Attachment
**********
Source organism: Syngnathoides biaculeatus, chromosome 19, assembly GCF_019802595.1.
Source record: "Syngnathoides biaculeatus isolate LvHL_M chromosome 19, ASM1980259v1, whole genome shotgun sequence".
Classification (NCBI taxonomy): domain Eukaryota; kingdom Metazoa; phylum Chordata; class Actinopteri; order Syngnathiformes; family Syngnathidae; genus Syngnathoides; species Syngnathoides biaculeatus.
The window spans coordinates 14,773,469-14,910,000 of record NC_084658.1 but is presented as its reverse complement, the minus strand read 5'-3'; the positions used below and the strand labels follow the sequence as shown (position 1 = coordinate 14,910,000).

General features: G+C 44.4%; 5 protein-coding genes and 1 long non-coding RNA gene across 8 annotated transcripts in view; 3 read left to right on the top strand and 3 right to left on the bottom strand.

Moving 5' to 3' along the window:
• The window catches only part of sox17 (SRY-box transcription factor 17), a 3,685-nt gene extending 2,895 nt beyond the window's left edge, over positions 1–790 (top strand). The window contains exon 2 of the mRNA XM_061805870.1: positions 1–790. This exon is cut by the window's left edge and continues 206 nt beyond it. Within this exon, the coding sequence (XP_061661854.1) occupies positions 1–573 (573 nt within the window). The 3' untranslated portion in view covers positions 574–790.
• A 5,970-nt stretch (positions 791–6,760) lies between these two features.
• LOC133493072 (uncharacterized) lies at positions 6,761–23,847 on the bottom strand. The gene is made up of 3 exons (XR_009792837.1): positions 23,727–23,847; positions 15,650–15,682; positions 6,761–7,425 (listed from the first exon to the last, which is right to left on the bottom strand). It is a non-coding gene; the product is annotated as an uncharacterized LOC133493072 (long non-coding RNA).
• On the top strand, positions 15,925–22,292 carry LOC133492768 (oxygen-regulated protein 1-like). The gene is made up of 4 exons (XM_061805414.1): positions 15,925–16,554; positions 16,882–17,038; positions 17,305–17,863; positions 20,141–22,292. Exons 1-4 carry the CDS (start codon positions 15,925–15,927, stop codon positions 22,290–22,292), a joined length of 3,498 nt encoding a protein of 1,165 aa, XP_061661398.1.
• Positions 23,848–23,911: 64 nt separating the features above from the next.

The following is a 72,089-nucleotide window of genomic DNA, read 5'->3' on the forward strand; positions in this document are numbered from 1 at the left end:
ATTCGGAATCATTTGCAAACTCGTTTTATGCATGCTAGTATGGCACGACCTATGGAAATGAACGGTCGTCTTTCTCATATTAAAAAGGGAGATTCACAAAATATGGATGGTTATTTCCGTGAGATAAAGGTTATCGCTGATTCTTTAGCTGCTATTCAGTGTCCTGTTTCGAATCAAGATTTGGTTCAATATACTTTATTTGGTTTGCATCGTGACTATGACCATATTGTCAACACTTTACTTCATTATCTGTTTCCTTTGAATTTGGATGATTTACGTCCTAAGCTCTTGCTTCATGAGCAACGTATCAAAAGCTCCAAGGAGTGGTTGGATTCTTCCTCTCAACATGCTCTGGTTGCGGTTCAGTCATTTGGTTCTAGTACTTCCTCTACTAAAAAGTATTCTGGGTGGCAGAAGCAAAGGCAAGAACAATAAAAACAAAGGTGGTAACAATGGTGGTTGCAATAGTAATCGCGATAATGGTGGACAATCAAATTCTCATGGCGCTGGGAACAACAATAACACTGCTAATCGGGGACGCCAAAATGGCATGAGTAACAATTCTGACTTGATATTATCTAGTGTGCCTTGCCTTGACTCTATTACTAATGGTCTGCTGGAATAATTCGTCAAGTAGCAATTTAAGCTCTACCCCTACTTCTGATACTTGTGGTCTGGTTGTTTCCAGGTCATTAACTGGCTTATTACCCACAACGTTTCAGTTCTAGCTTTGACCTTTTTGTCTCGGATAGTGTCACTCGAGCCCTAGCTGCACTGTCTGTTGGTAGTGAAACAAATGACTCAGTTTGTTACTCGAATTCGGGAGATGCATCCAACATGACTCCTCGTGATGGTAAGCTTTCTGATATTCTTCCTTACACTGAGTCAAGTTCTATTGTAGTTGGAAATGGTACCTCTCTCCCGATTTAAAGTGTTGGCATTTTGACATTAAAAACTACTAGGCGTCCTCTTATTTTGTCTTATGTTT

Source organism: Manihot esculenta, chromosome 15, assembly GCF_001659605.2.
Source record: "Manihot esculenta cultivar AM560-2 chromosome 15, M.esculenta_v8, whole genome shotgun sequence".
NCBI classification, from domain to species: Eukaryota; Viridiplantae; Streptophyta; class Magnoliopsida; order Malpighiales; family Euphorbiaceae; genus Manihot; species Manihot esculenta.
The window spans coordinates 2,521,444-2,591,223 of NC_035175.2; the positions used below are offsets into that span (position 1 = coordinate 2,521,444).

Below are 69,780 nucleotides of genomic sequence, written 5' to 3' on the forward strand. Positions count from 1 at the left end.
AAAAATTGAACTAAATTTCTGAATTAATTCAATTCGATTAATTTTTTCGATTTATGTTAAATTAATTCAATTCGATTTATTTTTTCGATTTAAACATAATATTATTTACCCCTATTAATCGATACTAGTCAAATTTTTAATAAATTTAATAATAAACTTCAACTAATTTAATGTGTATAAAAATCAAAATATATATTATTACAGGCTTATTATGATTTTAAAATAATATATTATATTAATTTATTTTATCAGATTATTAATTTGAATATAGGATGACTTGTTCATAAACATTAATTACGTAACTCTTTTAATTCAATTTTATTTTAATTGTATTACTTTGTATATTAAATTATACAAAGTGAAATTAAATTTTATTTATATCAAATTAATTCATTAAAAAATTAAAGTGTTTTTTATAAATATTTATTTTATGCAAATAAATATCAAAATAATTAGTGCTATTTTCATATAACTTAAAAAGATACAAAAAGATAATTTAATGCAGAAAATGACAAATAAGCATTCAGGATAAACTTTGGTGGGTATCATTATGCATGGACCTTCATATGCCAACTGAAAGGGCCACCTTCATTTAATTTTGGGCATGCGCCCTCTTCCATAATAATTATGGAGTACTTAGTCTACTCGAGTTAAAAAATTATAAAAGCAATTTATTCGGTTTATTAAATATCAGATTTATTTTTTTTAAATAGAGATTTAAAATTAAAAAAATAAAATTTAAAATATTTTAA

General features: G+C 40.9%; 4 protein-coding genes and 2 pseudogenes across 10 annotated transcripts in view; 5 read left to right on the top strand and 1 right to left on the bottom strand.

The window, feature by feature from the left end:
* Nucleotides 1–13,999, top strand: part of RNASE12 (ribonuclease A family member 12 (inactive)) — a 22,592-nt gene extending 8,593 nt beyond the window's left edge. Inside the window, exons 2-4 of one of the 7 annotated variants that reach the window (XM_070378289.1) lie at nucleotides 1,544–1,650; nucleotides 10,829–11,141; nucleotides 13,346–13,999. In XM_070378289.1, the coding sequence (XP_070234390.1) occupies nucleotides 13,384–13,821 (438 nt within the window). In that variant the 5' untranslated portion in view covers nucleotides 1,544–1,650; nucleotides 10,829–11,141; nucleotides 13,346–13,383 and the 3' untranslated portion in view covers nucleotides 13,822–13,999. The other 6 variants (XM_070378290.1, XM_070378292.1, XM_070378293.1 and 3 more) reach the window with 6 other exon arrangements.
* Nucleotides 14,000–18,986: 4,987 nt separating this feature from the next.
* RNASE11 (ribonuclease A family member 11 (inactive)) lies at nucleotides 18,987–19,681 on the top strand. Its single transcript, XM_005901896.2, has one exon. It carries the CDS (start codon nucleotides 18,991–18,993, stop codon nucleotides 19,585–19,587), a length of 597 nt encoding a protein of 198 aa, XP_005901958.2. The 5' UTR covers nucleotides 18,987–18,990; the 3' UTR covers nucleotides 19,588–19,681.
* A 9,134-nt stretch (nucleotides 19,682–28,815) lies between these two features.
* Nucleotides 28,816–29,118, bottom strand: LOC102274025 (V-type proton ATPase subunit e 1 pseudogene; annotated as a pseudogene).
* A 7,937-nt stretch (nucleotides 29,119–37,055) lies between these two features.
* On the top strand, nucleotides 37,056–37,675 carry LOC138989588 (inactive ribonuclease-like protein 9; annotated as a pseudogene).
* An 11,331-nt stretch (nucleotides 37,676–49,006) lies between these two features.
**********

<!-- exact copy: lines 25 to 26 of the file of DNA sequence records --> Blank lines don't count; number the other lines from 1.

* A 9,134-nt stretch (nucleotides 19,682–28,815) lies between these two features.
* Nucleotides 28,816–29,118, bottom strand: LOC102274025 (V-type proton ATPase subunit e 1 pseudogene; annotated as a pseudogene).